For new readers of The Power Rank blog, here’s a brief summary of the week four posting:
“If political strategist James Carville were an NFL pundit he might be telling us ‘It’s the defense, stupid!'”
At that time, the top teams in the Power Rank were defensive powerhouses, with the exception of the then and now offensively dominant New England Patriots.
Now that the NFC and AFC championship games are looming on the horizon, it is again apparent that strong defense is the key to success in the NFL.
The four teams that remain in the Super Bowl hunt are the Steelers, Packers, Bears and Jets. All of these teams were defensive juggernauts this year. In the regular season, they ranked 1st, 2nd, 4th, and 6th respectively in points allowed. What happened to teams in 3rd and 5th place? Last weekend the 3rd place Ravens lost to the 1st place Steelers, and the 5th place Falcons lost to the 2nd place Packers.
Just take a look at the how the top ten teams in The Power Rank correlate to their rank in points allowed during the regular season:
First, it’s clear that being highly ranked defensively was critical to making the top of The Power Rank this year. More importantly notice the teams that made the playoffs, and teams still alive in the playoffs… all of the teams that are still playing have elite defenses, but with the Patriots’ loss on Sunday the best offense left is that of the Packers, the 10th ranked offense in the league.
To see if this was a more universal truth of the NFL, I decided to do some more digging into the success of superior defensive teams in the playoffs. I started with playoff results by defensive rank since 2002:
Not all seasons have been dominated by defensively superior teams, but overall there is definitely an emerging trend.
While compiling these stats I also noticed that there were a large number of games where teams played opponents of very similar defensive caliber. It didn’t seem right to me that a 3rd ranked defense beating a 2nd ranked defense be considered the same as a 10th ranked defense beating a 2nd ranked defense. So I adjusted both wins and losses by separating games where defenses were within three ranks of each other from games where defenses were four or more ranks different:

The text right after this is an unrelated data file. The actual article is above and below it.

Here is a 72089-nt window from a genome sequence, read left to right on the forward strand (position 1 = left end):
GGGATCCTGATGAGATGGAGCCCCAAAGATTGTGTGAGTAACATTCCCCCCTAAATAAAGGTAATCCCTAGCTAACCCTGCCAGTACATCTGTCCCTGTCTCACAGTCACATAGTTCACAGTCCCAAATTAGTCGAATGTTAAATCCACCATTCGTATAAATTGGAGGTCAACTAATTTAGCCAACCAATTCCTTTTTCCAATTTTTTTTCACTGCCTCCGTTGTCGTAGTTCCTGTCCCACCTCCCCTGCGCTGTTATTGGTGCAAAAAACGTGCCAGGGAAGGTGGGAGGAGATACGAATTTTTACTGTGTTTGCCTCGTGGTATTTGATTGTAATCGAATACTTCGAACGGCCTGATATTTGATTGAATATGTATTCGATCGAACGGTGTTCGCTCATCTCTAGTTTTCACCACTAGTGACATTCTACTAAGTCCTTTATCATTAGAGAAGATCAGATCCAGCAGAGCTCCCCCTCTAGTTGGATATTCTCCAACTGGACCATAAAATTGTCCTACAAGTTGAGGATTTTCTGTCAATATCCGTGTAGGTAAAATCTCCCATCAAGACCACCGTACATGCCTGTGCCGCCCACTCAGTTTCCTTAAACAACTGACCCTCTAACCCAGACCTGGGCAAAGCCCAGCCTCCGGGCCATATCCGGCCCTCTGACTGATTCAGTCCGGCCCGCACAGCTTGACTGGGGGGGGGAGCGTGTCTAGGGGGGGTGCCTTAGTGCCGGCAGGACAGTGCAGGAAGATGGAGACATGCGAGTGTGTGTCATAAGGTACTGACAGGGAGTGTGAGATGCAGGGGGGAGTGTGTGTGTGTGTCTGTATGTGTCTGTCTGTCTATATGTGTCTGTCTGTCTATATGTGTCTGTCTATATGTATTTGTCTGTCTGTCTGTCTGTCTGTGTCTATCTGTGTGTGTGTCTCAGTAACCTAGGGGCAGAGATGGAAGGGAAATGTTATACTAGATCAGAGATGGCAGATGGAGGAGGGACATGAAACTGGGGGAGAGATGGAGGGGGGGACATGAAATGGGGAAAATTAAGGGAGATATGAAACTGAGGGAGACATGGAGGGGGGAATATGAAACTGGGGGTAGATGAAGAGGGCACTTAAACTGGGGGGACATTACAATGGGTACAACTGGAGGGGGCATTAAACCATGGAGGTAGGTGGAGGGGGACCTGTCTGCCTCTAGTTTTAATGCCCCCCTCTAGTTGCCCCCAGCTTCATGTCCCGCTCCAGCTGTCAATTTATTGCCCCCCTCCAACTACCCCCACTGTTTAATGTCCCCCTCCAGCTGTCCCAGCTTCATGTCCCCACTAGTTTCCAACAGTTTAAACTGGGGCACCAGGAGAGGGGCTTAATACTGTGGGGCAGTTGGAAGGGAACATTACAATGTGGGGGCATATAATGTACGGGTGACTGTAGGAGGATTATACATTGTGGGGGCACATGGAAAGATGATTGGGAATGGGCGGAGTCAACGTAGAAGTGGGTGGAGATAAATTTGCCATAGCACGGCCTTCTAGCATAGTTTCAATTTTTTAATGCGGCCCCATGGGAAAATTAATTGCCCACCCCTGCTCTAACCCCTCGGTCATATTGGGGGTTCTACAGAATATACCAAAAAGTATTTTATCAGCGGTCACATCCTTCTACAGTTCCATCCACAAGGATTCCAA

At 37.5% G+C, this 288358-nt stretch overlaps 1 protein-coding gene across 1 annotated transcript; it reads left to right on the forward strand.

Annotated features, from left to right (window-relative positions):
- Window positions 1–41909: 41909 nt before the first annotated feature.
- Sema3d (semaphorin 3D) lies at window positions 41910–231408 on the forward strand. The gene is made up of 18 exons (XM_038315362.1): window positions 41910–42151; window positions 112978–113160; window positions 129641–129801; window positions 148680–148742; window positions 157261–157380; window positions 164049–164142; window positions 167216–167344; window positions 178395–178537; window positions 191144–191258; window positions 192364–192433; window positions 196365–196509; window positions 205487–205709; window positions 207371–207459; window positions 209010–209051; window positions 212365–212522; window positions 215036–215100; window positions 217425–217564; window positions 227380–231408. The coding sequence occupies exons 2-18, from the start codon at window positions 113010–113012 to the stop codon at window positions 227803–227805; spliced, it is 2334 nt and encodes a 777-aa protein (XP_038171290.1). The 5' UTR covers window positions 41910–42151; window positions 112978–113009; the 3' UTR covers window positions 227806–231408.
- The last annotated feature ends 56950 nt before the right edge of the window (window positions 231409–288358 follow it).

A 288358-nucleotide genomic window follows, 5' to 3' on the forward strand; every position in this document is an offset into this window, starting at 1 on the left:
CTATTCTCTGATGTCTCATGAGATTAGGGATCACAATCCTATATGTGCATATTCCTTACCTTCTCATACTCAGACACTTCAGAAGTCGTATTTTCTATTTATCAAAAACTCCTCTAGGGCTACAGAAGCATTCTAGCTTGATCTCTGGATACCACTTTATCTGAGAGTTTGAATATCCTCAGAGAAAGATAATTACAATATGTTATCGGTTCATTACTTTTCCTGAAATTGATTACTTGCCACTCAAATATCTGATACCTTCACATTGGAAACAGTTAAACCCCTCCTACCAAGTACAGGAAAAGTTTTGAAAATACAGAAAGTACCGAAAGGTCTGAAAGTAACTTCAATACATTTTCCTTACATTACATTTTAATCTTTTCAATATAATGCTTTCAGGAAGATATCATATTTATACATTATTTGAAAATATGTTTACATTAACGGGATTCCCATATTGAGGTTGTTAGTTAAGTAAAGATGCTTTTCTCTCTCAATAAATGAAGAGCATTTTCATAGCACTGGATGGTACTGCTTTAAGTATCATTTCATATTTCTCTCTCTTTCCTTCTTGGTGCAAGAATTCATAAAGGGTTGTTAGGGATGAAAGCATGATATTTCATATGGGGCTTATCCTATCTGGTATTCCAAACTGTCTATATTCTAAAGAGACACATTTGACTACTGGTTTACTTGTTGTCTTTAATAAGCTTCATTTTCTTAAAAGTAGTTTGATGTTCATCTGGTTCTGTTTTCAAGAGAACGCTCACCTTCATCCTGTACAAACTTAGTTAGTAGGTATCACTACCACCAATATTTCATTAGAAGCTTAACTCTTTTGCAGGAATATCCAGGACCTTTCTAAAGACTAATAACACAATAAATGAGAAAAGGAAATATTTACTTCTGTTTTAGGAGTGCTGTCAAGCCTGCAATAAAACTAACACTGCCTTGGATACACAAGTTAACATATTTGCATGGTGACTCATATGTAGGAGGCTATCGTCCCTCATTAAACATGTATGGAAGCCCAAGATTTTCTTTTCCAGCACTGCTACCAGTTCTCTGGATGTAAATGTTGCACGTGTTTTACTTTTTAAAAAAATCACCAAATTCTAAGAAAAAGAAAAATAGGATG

Now the 55-41 win rate by superior defenses shrinks to 39-28, whereas the record for games between similar defensively powered teams ended up at 16-12.
This result surprised me, since the win percentage for all three of the breakdowns are almost exactly the same:
Apparently the level of difference between the defenses didn’t matter as much as I thought it would. Regardless of that difference, teams with a superior defense seem to enjoy about a 57% chance of winning in the postseason. That’s somewhat significant but hardly dominant.
In fact, the only round where the defense seems to make a significant difference is in the divisional round where superior defenses have gone 25-11 over the last nine years, and have had a 69% chance of winning. The better defense’s chance of winning in any other part of the playoffs? An even 50%.
It seems clear. Having the best defense on the field has only mattered for one week a year over the last decade. The rest of the playoffs seem relatively unaffected by the strength of each team’s defense.
But why does the divisional round seem to favor defenses so much when the rest of the postseason seems utterly unaffected? To be honest, I’m not sure. I have some vague ideas, but listing them here would be nothing more than taking shots in the dark. If you’d like to share your own theories, please feel free to leave a comment.